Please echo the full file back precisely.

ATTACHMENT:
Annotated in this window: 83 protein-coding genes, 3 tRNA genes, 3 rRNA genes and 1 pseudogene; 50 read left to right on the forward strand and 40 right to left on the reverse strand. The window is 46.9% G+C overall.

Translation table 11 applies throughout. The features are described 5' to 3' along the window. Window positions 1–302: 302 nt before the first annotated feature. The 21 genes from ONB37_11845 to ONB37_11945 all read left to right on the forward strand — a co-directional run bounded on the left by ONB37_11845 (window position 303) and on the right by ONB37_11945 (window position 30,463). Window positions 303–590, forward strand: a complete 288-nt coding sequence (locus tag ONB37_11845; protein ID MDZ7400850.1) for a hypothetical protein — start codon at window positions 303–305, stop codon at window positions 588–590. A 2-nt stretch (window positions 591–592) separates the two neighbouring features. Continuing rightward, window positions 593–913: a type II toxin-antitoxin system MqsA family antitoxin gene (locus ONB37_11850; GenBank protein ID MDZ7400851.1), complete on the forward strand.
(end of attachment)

Annotated in this window: 83 protein-coding genes, 3 tRNA genes, 3 rRNA genes and 1 pseudogene; 50 read left to right on the forward strand and 40 right to left on the reverse strand. The window is 46.9% G+C overall.

Translation table 11 applies throughout. The features are described 5' to 3' along the window. Window positions 1–302: 302 nt before the first annotated feature. The 21 genes from ONB37_11845 to ONB37_11945 all read left to right on the forward strand — a co-directional run bounded on the left by ONB37_11845 (window position 303) and on the right by ONB37_11945 (window position 30,463). Window positions 303–590, forward strand: a complete 288-nt coding sequence (locus tag ONB37_11845; protein ID MDZ7400850.1) for a hypothetical protein — start codon at window positions 303–305, stop codon at window positions 588–590. A 2-nt stretch (window positions 591–592) separates the two neighbouring features. Continuing rightward, window positions 593–913: a type II toxin-antitoxin system MqsA family antitoxin gene (locus ONB37_11850; GenBank protein ID MDZ7400851.1), complete on the forward strand.